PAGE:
But isn’t the Orthodox Church—or any church that only ordains men—sexist? Frederica Mathewes-Green, co-founder with her husband, Father Gregory, of an Orthodox mission parish in Baltimore, writes about women martyrs of the early church in her book, Facing East. "Perpetua, and the many women saints like her through the ages, stands as the best refutation of accusations that the Christian faith is oppressive, anti-woman, and inherently sexist," Mathewes-Green writes. "If that were so, women like this would not have been remembered and honored by the Church for century after century." She notes that a number of women saints have been given the title "Equal to the Apostles."

ONE OF THE notable Orthodox qualities—slowness—is downright shocking to most people when first encountered, but eventually is recognized as a healing experience in a society moving at high speed. Orthodoxy is Christianity traveling at four or five miles an hour. Practically nothing is done in a hurry. The best Liturgies are those in which you simply forget about time. To rush through the Liturgy would be like going to McDonald’s for Thanksgiving dinner.

Our lack of haste is linked to Orthodoxy’s care not to lose anything of value accidentally. This gives rise to one of the complaints frequently voiced about Orthodoxy—that "it’s stuck in tradition." But is this such a terrible thing? None of us minds traditionalists in the kitchen—every loaf of bread is the work of a thousand generations and an infinity of hands. Are we obliged to be ceaselessly inventive in our religious life? In Fiddler on the Roof, we hear Tevye singing the praises of tradition, the blessing of following sacred customs even when the reasons behind them are not fully understood. In voicing that conviction, Tevye might as well be an Orthodox Christian as an Orthodox Jew. It’s a point of view G.K. Chesterton defended in his book Orthodoxy: "Tradition is democracy extended through time...a suffrage so universal that it includes not only the living but the dead....Tradition gives the vote not only to ourselves but to our ancestors."

Yet tradition is more than mimicking the steps great-great-grandmother danced. "Holy tradition is something alive," says Bishop Kallistos Ware, a lecturer at Oxford University. "It is not simply mechanical acceptance of things from the past. It is listening to the Holy Spirit in the present." The Orthodox sensibility is marked by immense respect for all the saints, known and unknown, especially those we call "the Church Fathers," a community of brilliant scholars whose theology gives voice to their direct experience of God. For Orthodoxy, a theologian is not simply an expert on God but a mystic—someone who has been illumined by the Divine life. When you go to confession, the priest is quite likely to offer suggestions and help by quoting from the Fathers of the Church. And confession itself, along with prayer and fasting, is part of the necessary preparation for Holy Communion.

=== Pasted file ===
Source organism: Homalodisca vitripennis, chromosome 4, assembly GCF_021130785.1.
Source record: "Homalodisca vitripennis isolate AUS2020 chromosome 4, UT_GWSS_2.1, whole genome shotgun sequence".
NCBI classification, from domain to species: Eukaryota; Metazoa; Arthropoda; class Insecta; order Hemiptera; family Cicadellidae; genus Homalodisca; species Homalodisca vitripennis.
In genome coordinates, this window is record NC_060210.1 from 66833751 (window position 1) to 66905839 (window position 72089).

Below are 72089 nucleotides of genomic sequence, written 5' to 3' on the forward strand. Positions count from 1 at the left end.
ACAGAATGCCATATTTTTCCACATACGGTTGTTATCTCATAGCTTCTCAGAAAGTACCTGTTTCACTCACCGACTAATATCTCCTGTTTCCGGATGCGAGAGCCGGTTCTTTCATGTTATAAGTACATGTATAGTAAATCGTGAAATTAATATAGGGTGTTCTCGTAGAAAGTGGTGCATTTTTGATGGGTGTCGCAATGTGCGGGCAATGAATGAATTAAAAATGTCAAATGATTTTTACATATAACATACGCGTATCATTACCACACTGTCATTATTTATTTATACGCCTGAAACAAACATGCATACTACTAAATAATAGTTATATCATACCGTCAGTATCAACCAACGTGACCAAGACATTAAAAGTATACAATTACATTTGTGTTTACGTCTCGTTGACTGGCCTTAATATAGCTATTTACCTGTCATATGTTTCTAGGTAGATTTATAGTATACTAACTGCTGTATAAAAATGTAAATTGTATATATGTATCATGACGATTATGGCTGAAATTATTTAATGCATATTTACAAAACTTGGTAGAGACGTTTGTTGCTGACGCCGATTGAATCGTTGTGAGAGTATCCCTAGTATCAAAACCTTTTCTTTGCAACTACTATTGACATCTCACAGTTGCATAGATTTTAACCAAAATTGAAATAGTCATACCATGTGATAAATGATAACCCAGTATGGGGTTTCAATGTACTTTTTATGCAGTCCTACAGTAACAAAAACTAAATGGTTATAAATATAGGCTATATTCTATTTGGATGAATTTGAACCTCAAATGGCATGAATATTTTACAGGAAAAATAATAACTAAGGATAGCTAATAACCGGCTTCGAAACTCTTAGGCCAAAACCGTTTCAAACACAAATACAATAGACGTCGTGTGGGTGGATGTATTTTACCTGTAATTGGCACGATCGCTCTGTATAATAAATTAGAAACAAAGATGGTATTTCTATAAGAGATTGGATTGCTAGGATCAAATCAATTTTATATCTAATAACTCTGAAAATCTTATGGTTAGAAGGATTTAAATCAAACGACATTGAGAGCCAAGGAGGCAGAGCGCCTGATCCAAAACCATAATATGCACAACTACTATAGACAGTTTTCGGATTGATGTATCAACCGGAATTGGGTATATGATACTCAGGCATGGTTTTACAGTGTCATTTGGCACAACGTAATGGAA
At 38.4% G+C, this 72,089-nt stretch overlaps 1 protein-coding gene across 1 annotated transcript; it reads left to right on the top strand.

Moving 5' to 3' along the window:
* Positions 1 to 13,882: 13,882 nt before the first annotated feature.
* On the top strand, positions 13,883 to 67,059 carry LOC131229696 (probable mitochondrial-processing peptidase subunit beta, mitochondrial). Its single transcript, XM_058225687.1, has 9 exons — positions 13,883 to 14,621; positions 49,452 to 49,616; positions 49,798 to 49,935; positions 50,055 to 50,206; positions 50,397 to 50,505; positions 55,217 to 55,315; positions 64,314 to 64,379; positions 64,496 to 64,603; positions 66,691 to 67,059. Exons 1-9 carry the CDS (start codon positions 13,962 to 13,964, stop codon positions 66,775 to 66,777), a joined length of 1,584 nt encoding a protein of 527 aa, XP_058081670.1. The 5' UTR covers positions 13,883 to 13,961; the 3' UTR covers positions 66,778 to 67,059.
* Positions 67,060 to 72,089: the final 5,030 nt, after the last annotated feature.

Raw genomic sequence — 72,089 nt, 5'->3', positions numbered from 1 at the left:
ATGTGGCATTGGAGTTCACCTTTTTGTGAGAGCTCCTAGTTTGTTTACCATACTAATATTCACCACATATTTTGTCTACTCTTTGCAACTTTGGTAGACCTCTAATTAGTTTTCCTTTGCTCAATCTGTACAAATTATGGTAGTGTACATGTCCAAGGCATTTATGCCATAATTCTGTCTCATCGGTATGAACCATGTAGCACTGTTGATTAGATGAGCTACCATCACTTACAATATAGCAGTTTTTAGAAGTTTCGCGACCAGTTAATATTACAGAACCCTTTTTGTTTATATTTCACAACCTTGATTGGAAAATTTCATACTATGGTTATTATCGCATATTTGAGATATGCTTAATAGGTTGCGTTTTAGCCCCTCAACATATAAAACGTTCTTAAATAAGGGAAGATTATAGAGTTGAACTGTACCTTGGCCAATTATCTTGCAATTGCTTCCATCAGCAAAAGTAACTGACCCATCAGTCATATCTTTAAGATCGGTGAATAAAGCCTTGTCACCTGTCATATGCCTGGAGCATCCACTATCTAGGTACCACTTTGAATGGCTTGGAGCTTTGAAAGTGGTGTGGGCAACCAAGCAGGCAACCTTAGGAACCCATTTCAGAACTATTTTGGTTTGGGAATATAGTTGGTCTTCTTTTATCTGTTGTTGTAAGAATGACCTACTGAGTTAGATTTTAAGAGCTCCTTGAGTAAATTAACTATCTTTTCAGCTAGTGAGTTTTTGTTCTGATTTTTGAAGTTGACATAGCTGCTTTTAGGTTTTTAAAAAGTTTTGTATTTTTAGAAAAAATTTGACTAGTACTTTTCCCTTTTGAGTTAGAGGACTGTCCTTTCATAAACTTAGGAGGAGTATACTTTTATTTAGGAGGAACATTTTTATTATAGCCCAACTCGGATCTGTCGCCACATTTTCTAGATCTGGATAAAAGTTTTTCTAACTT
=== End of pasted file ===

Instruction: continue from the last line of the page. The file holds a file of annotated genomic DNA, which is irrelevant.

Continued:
Part of preparation for Communion is to be sure you have sought reconciliation with the people around you. As one of the prayers warns us, "Before drinking the Divine Blood in Communion, make peace with those who have grieved you. Only then may you dare to eat the Mystical Food." This reflects the solemn requirement to forgive and to seek the conversion rather than the destruction of enemies.

A psychologist friend notes a contrast between the Western approach and that of Orthodoxy: "The school of psychology I was trained in was phenomenology—description rather than explanation and causation. Orthodox theology seeks to describe experience, rather than explain or prove it. Western converts to Orthodoxy sometimes bring with them the need to prove everything. Our pastor said it something like this: ‘We will tell you our story. You can take it or leave it. We’re not into trying to prove it. It is simply our story.’"

What drew her from a Presbyterian background to Orthodoxy, she explained, was a "deep-down joy I experience coming into the church, smelling the incense, seeing the beauty, being surrounded by the icons, seeing familiar faces, being greeted with a smile or a hug by people who are also trying to live in the kingdom of God. I don’t know what the true church is, but I know that God dwells here, and not only God, but a whole community of believers and saints, some of whom are there in the icons...a community that has endured and will endure."

JIM FOREST, a convert to Orthodoxy who said that trying to fit the Orthodox Church into an essay this size is like trying to fit an elephant on the wings of a mosquito, is a

Sojourners contributing editor and the author, most recently, of Praying With Icons (Orbis Books, 1997).